A BB that flies all over the place may physically go farther than a heavier BB, but it's is useless for play and when it does finally strike a target, it has bled away so much of it's energy that it's impact is much less noticeable.
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Old July 11th, 2007, 02:24   #28
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At any rate, a BB with more mass will be less affected by gravity
.... =\
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Old July 11th, 2007, 03:21   #29
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Quote:
Originally Posted by mcguyver View Post
Is not momentum simply the kinetic energy at a given point in time?

At any rate, a BB with more mass will be less affected by gravity.
No, and not true. Gravity affects all things equally reguardless of mass. Member the saying of dropping a bowling ball and a feather at the same time (in a vaccum) and they will hit the ground at the exact same time? It's true! Another mind blowing fact: if you shoot a bullet perfectly horizontal and drop a bullet at the exact same instant, they will BOTH hit the ground at the same time!

Wikipedia:

In general, the momentum of an object can be conceptually thought of as how difficult it is to stop the object, as determined by multiplying two factors: its mass and its velocity. As such, it is a natural consequence of Newton's first and second laws of motion. Having a lower speed or having less mass (how we measure inertia) results in having less momentum.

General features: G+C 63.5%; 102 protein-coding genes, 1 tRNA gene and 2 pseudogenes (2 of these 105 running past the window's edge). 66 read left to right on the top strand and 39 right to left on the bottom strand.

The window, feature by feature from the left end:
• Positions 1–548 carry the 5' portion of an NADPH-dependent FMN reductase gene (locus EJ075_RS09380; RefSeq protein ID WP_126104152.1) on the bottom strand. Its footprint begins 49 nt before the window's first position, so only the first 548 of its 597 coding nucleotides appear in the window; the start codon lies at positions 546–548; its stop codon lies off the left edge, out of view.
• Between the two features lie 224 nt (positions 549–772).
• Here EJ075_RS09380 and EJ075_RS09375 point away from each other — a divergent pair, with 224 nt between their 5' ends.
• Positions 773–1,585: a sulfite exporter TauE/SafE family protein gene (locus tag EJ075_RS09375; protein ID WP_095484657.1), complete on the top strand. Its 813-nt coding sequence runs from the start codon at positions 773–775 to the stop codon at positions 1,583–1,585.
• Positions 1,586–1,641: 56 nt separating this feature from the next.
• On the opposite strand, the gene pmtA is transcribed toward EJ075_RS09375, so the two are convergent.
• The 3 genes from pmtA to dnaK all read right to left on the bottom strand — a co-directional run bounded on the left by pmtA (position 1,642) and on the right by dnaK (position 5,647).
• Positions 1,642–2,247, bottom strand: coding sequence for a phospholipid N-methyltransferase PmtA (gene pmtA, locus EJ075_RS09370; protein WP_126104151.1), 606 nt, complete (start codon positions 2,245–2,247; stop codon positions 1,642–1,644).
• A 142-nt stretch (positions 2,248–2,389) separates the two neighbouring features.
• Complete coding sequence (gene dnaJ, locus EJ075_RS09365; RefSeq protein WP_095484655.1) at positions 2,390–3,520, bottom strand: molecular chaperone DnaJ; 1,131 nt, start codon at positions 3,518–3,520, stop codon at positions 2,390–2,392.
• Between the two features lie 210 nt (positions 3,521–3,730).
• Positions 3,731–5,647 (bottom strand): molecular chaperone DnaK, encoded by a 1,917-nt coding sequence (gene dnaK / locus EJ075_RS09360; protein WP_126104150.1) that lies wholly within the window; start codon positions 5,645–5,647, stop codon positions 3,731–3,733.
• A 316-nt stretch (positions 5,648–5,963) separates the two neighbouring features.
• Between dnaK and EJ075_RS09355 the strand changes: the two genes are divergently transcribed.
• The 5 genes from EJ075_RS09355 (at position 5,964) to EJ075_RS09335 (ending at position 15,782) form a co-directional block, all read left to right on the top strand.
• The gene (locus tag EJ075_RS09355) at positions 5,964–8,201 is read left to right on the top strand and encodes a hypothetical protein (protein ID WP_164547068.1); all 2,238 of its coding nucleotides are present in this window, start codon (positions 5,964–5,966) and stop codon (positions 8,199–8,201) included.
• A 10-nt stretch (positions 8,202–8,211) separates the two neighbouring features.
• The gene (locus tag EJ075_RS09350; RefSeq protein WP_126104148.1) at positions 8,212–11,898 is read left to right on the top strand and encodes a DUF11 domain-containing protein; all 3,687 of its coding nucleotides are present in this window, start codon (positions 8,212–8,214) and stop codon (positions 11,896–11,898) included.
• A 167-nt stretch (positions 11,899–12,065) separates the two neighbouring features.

The kinetic energy of an object is the extra energy which it possesses due to its motion. It is defined as the work needed to accelerate a body of a given mass from rest to its current velocity.

As you can see momentum and work/energy are completely different things.

A heavier BB will lose it's kinetic energy SLOWER due to it's momentum being greater.
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Old July 11th, 2007, 03:32   #30
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Remember the gyroscopic effect of hop-up on a BB. The heavier it is, the more energy it has, hence the less affected by gravity. It will "appear" to the naked eye to fall to the ground slower, all the while travelling straighter.

Now this assumes you are using a decent quality gun with a decent hop-up, which most players are.

And if a BB loses it's energy slower, it's likely travelling farther and impacting the target with more energy.

That's the answer to the question posed by the thread originator.